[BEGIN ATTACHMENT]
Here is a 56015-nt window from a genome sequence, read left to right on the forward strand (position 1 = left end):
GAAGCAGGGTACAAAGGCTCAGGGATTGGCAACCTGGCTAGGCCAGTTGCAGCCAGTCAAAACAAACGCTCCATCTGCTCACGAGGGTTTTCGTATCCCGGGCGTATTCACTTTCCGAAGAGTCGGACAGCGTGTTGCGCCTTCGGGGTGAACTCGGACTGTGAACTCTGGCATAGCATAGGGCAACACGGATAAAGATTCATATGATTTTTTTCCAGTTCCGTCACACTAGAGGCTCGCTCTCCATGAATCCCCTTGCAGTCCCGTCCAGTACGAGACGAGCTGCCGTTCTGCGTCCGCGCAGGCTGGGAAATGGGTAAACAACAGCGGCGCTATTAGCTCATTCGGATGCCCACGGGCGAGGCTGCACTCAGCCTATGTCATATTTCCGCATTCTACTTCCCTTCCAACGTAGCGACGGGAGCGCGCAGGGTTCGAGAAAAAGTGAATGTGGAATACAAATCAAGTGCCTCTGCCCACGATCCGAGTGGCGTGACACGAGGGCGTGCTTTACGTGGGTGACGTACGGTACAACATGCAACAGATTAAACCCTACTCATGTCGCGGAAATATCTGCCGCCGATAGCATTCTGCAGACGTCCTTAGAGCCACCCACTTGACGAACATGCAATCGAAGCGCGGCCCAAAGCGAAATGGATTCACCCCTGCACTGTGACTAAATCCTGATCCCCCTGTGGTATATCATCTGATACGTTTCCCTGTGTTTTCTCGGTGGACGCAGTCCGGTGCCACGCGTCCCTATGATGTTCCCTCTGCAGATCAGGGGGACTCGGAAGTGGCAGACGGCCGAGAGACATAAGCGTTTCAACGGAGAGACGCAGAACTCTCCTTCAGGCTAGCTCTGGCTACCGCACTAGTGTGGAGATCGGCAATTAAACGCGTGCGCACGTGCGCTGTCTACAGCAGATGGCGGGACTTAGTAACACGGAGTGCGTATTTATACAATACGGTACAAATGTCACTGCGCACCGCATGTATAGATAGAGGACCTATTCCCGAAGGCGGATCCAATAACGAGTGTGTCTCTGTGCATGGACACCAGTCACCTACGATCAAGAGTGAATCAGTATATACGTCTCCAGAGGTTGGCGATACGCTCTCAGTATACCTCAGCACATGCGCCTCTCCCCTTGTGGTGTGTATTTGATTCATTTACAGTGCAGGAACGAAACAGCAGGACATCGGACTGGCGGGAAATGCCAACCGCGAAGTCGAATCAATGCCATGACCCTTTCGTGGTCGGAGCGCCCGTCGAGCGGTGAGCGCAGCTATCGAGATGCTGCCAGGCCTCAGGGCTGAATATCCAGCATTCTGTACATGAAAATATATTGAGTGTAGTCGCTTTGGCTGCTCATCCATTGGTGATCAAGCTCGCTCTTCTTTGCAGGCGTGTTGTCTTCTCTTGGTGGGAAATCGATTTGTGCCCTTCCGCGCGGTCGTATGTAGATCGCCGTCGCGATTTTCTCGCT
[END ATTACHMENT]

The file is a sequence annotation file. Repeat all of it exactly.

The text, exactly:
Here is a 56015-nt window from a genome sequence, read left to right on the forward strand (position 1 = left end):
GAAGCAGGGTACAAAGGCTCAGGGATTGGCAACCTGGCTAGGCCAGTTGCAGCCAGTCAAAACAAACGCTCCATCTGCTCACGAGGGTTTTCGTATCCCGGGCGTATTCACTTTCCGAAGAGTCGGACAGCGTGTTGCGCCTTCGGGGTGAACTCGGACTGTGAACTCTGGCATAGCATAGGGCAACACGGATAAAGATTCATATGATTTTTTTCCAGTTCCGTCACACTAGAGGCTCGCTCTCCATGAATCCCCTTGCAGTCCCGTCCAGTACGAGACGAGCTGCCGTTCTGCGTCCGCGCAGGCTGGGAAATGGGTAAACAACAGCGGCGCTATTAGCTCATTCGGATGCCCACGGGCGAGGCTGCACTCAGCCTATGTCATATTTCCGCATTCTACTTCCCTTCCAACGTAGCGACGGGAGCGCGCAGGGTTCGAGAAAAAGTGAATGTGGAATACAAATCAAGTGCCTCTGCCCACGATCCGAGTGGCGTGACACGAGGGCGTGCTTTACGTGGGTGACGTACGGTACAACATGCAACAGATTAAACCCTACTCATGTCGCGGAAATATCTGCCGCCGATAGCATTCTGCAGACGTCCTTAGAGCCACCCACTTGACGAACATGCAATCGAAGCGCGGCCCAAAGCGAAATGGATTCACCCCTGCACTGTGACTAAATCCTGATCCCCCTGTGGTATATCATCTGATACGTTTCCCTGTGTTTTCTCGGTGGACGCAGTCCGGTGCCACGCGTCCCTATGATGTTCCCTCTGCAGATCAGGGGGACTCGGAAGTGGCAGACGGCCGAGAGACATAAGCGTTTCAACGGAGAGACGCAGAACTCTCCTTCAGGCTAGCTCTGGCTACCGCACTAGTGTGGAGATCGGCAATTAAACGCGTGCGCACGTGCGCTGTCTACAGCAGATGGCGGGACTTAGTAACACGGAGTGCGTATTTATACAATACGGTACAAATGTCACTGCGCACCGCATGTATAGATAGAGGACCTATTCCCGAAGGCGGATCCAATAACGAGTGTGTCTCTGTGCATGGACACCAGTCACCTACGATCAAGAGTGAATCAGTATATACGTCTCCAGAGGTTGGCGATACGCTCTCAGTATACCTCAGCACATGCGCCTCTCCCCTTGTGGTGTGTATTTGATTCATTTACAGTGCAGGAACGAAACAGCAGGACATCGGACTGGCGGGAAATGCCAACCGCGAAGTCGAATCAATGCCATGACCCTTTCGTGGTCGGAGCGCCCGTCGAGCGGTGAGCGCAGCTATCGAGATGCTGCCAGGCCTCAGGGCTGAATATCCAGCATTCTGTACATGAAAATATATTGAGTGTAGTCGCTTTGGCTGCTCATCCATTGGTGATCAAGCTCGCTCTTCTTTGCAGGCGTGTTGTCTTCTCTTGGTGGGAAATCGATTTGTGCCCTTCCGCGCGGTCGTATGTAGATCGCCGTCGCGATTTTCTCGCT